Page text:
It was a good match up. Tyra was challenged by her and she was challenged by Tyra. And they both enjoyed learning from one another, doing unmounted work in the Playground of Higher Learning and doing mounted work in the Playground and on the road.
Intrinzen work preceded agility work, a good thing because Tyra needed some autonomous time. And the agility work, at liberty, was also good for her because she needed to figure out some things on her own. Later the kid said that the groundwork wasn’t easy because she had to “explain” to Tyra what she wanted. I told her I thought this was most apt because this meant that there was the intention of a two-way feedback system.
The ride – I attempted to make a shortcut by not putting shoes on Tyra. I also went with the treeless saddle. Two mistakes here – the kid fell off Tyra, onto her back when the saddle slipped. The lack of shoes also made Tyra balky. I wisely decided to return to our yard and put Raudi’s saddle and boots on her. And so, the second time around, things were much better. I used a single image, which is of a spruce tree, in working we elaborated on that image, having her grow roots and stand tall. This worked – after, Tyra moved out nicely.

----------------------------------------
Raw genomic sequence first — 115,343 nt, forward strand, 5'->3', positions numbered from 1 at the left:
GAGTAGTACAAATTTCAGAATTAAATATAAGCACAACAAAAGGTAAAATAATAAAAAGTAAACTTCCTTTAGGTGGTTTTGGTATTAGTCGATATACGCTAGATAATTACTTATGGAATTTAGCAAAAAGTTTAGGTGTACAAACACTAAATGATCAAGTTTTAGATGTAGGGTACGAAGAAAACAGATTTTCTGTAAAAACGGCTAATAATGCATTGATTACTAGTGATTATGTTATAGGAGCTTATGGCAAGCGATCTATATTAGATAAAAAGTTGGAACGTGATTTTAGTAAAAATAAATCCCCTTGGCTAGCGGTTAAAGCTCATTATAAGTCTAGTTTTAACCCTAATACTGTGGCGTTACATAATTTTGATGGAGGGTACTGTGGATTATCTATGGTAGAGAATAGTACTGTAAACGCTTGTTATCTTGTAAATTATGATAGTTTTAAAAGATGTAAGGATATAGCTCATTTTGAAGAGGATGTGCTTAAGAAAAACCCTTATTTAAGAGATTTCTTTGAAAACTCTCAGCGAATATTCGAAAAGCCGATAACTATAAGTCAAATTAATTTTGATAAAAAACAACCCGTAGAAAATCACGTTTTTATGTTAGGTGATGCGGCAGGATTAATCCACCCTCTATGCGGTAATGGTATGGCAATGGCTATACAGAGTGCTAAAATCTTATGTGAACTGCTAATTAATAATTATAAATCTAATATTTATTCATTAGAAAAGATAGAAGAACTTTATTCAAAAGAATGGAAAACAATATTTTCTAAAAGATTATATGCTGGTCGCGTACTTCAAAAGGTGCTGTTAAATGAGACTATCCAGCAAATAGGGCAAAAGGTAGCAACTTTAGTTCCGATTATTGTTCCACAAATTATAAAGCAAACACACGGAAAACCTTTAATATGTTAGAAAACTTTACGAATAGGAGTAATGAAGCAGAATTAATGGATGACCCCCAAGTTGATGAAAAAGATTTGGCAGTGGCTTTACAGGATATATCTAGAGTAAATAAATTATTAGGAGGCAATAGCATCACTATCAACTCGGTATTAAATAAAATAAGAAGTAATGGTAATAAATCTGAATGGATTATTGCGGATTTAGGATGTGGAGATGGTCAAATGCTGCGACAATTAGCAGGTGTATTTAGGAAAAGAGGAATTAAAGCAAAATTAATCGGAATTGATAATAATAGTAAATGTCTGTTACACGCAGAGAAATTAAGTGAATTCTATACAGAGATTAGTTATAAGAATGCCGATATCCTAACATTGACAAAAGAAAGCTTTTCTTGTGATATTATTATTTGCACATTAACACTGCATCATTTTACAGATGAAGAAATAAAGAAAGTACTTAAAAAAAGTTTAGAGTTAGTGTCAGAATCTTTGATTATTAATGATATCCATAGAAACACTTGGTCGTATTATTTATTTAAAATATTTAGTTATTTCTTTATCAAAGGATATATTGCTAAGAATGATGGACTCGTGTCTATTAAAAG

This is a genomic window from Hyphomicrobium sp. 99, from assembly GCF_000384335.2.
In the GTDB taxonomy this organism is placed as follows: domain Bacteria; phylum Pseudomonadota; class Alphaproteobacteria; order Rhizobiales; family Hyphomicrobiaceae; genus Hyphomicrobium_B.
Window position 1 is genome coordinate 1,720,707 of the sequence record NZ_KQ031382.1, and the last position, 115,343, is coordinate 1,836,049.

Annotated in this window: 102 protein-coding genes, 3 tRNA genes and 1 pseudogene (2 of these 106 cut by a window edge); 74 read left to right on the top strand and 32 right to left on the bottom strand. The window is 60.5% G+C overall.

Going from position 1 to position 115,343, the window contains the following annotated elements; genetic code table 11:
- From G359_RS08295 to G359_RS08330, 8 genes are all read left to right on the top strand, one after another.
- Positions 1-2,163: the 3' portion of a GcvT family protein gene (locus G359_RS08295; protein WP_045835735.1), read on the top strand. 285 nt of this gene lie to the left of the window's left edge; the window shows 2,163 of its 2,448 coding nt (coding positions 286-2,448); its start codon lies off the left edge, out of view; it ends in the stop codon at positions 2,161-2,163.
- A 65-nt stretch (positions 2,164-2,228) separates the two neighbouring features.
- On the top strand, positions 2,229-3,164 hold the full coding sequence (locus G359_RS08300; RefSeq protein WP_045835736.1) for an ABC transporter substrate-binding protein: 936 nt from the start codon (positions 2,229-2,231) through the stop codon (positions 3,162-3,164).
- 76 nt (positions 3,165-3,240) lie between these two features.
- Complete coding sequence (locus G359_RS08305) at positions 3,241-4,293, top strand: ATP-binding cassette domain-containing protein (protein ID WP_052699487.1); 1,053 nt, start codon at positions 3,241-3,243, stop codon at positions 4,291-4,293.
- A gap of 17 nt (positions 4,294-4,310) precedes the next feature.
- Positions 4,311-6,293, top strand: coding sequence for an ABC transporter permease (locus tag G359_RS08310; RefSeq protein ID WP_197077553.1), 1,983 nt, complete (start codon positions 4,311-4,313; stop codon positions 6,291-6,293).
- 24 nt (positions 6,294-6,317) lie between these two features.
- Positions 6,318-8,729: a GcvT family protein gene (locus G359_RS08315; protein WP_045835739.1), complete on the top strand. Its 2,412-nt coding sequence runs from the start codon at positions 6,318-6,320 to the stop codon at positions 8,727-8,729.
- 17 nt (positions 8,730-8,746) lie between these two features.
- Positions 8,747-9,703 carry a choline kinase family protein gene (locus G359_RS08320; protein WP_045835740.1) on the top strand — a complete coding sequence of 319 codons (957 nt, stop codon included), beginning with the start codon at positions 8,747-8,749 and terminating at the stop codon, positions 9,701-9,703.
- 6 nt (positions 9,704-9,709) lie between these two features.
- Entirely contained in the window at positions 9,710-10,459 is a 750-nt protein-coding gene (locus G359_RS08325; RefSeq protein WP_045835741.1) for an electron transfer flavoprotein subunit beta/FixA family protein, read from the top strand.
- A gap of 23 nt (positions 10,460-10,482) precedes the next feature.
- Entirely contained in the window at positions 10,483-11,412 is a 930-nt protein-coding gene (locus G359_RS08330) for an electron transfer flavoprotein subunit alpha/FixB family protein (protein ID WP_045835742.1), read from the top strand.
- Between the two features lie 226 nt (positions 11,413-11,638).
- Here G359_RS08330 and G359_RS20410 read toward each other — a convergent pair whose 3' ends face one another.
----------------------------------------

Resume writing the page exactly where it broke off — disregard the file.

After, we wrote about our experiences in our journals. I was pleased because Tyra was so cooperative. She in fact, seemed proud to be doing the job she was meant to be doing. I later realized two things. First of all, my rather unorthodox ways of teaching work. And secondly, I really enjoy taking the time to work with people. I can’t really provide a real lesson unless I have at least four hours to do it. How to explain all this to horse people? I cannot so I won’t even try.
Next: 258. 9/16/18: The Off the Grid Chronicles: Doing it All